An acquisitions editor does much more than plow through pounds of manuscript. In fact, as an acquisitions editor, you may not find yourself behind a desk much at all. Today's editor is often out in the field, conducting market research, recruiting author talent, developing award-winning products and promoting published works. Whether you work in trade publishing, scholarly publishing, higher education or K-12, this on-the-go career requires a sales-savvy attitude, as well as an eye for trends.
Before a book is signed, acquisitions editors must learn what readers will buy. Are there subjects that are hot? Do certain genres top the best-seller list each week? Who is emerging as a leading voice in a field? Researching topics and people is just part of the puzzle. As "Publisher's Weekly" reports in its 2012 industry overview, e-books and digital formats are fast eroding print sales. With hardcover, paperback, e-book, and digital options available, today's publishing professional must research which book format will appeal to the target audience and how each format will affect sales.
Finding best-selling authors, rather than uncovering well-written manuscripts, is one key to editorial success. Editors find authors by attending academic conferences, following national news stories, and monitoring social media sites. Editors look for authors with an established following, a captivating story, or a name in the field. Recruiting authors can be a competitive business. "The New York Times" reports that a standard publishing contract gives an author an advance and pays royalties in the range of 7 to 12 percent for print. Larger royalties accompany digital sales, with standards at 25 percent of sales.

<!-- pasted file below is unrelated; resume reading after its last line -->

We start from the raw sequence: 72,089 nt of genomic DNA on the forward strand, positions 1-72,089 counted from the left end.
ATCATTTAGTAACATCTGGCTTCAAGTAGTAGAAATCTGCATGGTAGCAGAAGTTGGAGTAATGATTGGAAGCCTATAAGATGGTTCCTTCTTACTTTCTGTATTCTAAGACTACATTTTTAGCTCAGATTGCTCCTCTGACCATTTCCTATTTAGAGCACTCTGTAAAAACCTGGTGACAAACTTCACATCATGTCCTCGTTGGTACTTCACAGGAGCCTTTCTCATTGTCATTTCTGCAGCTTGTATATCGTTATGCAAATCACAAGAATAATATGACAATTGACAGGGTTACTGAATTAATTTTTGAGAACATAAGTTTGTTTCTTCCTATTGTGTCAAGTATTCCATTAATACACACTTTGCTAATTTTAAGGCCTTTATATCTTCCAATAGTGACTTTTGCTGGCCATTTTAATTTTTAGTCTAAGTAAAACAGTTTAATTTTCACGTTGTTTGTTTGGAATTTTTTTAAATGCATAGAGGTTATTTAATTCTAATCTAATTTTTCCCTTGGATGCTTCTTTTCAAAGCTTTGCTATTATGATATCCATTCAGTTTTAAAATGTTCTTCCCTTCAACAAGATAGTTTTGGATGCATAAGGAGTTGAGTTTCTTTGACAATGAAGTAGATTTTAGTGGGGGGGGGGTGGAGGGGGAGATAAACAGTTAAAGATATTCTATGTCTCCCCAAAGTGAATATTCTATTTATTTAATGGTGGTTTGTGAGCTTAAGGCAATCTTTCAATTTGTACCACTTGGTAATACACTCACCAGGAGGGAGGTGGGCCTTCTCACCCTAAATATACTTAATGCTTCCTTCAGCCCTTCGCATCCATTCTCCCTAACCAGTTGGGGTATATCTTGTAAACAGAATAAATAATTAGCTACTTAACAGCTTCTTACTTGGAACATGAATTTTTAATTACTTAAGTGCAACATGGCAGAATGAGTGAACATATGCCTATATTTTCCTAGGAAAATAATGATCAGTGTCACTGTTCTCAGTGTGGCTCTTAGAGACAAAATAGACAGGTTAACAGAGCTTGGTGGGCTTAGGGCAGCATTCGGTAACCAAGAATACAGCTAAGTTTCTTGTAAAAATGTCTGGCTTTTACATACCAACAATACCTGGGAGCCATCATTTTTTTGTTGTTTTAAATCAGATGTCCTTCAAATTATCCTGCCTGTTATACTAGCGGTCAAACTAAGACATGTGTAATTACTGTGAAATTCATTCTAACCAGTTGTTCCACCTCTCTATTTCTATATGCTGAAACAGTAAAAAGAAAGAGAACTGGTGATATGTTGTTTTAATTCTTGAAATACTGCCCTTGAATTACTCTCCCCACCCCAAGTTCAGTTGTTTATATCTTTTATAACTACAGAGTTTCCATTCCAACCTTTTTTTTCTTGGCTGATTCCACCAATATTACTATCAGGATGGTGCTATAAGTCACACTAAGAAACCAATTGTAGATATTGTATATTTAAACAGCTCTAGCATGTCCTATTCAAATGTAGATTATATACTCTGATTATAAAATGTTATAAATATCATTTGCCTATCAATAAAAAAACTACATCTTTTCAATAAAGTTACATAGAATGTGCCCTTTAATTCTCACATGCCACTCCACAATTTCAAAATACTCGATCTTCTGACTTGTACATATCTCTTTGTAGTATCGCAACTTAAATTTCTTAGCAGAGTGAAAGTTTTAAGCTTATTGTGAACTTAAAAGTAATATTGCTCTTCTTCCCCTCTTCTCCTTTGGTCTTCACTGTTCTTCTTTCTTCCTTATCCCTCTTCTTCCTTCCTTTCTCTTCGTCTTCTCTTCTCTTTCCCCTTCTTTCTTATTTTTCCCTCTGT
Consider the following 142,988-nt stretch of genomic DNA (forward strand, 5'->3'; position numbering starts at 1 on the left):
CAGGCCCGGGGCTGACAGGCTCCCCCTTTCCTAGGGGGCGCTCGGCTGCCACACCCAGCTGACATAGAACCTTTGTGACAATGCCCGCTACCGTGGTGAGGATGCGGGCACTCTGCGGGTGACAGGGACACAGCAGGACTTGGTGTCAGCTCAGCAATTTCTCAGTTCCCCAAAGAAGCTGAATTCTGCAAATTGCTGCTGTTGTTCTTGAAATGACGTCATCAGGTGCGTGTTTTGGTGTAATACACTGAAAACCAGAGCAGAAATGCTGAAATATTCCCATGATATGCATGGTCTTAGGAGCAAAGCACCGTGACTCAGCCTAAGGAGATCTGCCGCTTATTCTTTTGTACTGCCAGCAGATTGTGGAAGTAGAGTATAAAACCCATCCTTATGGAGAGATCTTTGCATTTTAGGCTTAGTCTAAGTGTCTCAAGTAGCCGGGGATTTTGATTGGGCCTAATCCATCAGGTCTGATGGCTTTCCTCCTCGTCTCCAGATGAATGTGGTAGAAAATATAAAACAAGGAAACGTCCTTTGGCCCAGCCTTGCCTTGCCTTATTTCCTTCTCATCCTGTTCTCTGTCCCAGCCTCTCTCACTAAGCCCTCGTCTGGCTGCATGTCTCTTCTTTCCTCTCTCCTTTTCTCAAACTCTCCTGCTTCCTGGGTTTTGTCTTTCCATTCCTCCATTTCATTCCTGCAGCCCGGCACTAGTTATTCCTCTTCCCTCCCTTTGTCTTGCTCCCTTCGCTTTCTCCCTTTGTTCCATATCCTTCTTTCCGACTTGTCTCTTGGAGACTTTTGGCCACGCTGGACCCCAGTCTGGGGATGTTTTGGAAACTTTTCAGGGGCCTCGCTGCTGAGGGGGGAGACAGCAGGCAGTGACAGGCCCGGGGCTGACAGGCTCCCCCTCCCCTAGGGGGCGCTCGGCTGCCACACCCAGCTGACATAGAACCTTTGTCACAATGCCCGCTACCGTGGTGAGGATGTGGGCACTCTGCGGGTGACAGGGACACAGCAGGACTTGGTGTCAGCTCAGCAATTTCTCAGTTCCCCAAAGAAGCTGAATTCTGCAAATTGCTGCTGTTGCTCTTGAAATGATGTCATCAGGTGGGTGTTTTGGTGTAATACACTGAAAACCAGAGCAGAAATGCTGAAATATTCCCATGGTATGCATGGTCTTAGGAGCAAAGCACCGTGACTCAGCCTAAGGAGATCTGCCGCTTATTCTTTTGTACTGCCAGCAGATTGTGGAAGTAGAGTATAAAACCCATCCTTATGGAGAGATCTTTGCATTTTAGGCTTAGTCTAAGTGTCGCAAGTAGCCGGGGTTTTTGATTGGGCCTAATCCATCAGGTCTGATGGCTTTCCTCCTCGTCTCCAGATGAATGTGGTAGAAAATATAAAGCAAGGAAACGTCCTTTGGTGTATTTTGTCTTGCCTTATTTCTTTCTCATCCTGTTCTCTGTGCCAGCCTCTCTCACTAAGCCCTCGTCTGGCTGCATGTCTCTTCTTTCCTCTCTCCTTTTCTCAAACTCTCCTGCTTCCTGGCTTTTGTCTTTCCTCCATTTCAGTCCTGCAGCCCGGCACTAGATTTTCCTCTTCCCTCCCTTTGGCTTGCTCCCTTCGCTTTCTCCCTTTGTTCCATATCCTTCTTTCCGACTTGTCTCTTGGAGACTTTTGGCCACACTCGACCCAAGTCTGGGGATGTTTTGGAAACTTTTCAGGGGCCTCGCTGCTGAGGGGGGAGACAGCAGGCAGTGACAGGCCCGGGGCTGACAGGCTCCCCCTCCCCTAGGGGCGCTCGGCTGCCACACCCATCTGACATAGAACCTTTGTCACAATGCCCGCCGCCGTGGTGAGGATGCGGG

Contract negotiations and author signings eventually lead to finished manuscripts. This path from proposal to print can be long and may take months or even years. Acquisition editors team with developmental editors, copy editors, ghost writers, and authors to create tangible chapters that can be sent out for review. During the review process, the editor analyzes feedback from focus groups, peers, and target audiences. These candid opinions are then used to adjust and guide the project to completion.
Publicity and Promotion
The AEs job is not done until the book starts to sell. These road warriors travel to trade shows, conferences, book stores and schools. They accompany authors to book signings, presentations, speeches and workshops. With each stop they retell why the book was signed. They recount the author's credentials, reviews and story. With each stop, they look in the audience for the next best-selling author.
Teagan Smith has been writing about careers and education for more than 15 years. She has worked for leading academic publishers such as Pearson Education, Highlights for Children and West Educational Publishing. Smith holds a Bachelor of Arts in marketing communications from The Ohio State University and has visited more than 100 college campuses throughout the U.S.